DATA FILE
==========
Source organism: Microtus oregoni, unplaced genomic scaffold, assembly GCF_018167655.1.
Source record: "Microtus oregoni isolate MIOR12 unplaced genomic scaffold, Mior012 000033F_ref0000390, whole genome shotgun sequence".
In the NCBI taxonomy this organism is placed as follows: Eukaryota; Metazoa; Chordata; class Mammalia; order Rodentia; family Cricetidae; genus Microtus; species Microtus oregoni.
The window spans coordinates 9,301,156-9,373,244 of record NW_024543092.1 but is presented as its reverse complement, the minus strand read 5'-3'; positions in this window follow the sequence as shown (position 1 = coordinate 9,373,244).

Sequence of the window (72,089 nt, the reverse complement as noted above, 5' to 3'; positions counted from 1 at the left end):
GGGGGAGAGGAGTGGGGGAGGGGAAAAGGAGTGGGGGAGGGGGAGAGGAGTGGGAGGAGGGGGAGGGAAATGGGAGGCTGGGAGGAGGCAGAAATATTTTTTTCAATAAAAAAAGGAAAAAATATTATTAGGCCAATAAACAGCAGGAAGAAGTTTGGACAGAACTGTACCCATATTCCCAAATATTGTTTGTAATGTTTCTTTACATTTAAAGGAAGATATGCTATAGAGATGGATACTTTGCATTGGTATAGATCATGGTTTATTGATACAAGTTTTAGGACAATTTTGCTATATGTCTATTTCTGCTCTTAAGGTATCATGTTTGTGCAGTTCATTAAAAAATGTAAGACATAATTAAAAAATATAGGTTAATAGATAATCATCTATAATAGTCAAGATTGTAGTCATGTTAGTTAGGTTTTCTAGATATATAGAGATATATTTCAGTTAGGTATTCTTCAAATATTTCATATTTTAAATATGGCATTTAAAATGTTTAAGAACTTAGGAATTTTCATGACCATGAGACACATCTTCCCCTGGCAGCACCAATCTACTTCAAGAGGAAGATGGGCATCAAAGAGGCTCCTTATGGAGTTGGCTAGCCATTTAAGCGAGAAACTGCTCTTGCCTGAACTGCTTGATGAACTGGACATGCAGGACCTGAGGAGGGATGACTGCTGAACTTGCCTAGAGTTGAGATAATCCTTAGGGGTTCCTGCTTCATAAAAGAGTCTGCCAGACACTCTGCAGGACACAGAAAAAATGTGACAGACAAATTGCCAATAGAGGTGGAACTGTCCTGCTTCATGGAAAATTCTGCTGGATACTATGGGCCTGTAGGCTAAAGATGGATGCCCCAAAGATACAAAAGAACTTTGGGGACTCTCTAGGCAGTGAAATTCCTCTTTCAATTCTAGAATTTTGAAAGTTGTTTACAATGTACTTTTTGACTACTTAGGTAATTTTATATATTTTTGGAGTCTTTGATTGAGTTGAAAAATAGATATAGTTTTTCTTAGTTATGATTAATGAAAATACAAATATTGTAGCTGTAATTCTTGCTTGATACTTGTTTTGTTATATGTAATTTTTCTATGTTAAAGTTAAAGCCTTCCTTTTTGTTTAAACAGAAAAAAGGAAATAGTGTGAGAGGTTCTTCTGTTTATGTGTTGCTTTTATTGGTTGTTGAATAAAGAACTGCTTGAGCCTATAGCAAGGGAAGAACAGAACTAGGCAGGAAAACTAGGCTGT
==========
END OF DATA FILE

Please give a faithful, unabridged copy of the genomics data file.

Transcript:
Source organism: Microtus oregoni, unplaced genomic scaffold, assembly GCF_018167655.1.
Source record: "Microtus oregoni isolate MIOR12 unplaced genomic scaffold, Mior012 000033F_ref0000390, whole genome shotgun sequence".
In the NCBI taxonomy this organism is placed as follows: Eukaryota; Metazoa; Chordata; class Mammalia; order Rodentia; family Cricetidae; genus Microtus; species Microtus oregoni.
The window spans coordinates 9,301,156-9,373,244 of record NW_024543092.1 but is presented as its reverse complement, the minus strand read 5'-3'; positions in this window follow the sequence as shown (position 1 = coordinate 9,373,244).

Sequence of the window (72,089 nt, the reverse complement as noted above, 5' to 3'; positions counted from 1 at the left end):
GGGGGAGAGGAGTGGGGGAGGGGAAAAGGAGTGGGGGAGGGGGAGAGGAGTGGGAGGAGGGGGAGGGAAATGGGAGGCTGGGAGGAGGCAGAAATATTTTTTTCAATAAAAAAAGGAAAAAATATTATTAGGCCAATAAACAGCAGGAAGAAGTTTGGACAGAACTGTACCCATATTCCCAAATATTGTTTGTAATGTTTCTTTACATTTAAAGGAAGATATGCTATAGAGATGGATACTTTGCATTGGTATAGATCATGGTTTATTGATACAAGTTTTAGGACAATTTTGCTATATGTCTATTTCTGCTCTTAAGGTATCATGTTTGTGCAGTTCATTAAAAAATGTAAGACATAATTAAAAAATATAGGTTAATAGATAATCATCTATAATAGTCAAGATTGTAGTCATGTTAGTTAGGTTTTCTAGATATATAGAGATATATTTCAGTTAGGTATTCTTCAAATATTTCATATTTTAAATATGGCATTTAAAATGTTTAAGAACTTAGGAATTTTCATGACCATGAGACACATCTTCCCCTGGCAGCACCAATCTACTTCAAGAGGAAGATGGGCATCAAAGAGGCTCCTTATGGAGTTGGCTAGCCATTTAAGCGAGAAACTGCTCTTGCCTGAACTGCTTGATGAACTGGACATGCAGGACCTGAGGAGGGATGACTGCTGAACTTGCCTAGAGTTGAGATAATCCTTAGGGGTTCCTGCTTCATAAAAGAGTCTGCCAGACACTCTGCAGGACACAGAAAAAATGTGACAGACAAATTGCCAATAGAGGTGGAACTGTCCTGCTTCATGGAAAATTCTGCTGGATACTATGGGCCTGTAGGCTAAAGATGGATGCCCCAAAGATACAAAAGAACTTTGGGGACTCTCTAGGCAGTGAAATTCCTCTTTCAATTCTAGAATTTTGAAAGTTGTTTACAATGTACTTTTTGACTACTTAGGTAATTTTATATATTTTTGGAGTCTTTGATTGAGTTGAAAAATAGATATAGTTTTTCTTAGTTATGATTAATGAAAATACAAATATTGTAGCTGTAATTCTTGCTTGATACTTGTTTTGTTATATGTAATTTTTCTATGTTAAAGTTAAAGCCTTCCTTTTTGTTTAAACAGAAAAAAGGAAATAGTGTGAGAGGTTCTTCTGTTTATGTGTTGCTTTTATTGGTTGTTGAATAAAGAACTGCTTGAGCCTATAGCAAGGGAAGAACAGAACTAGGCAGGAAAACTAGGCTGT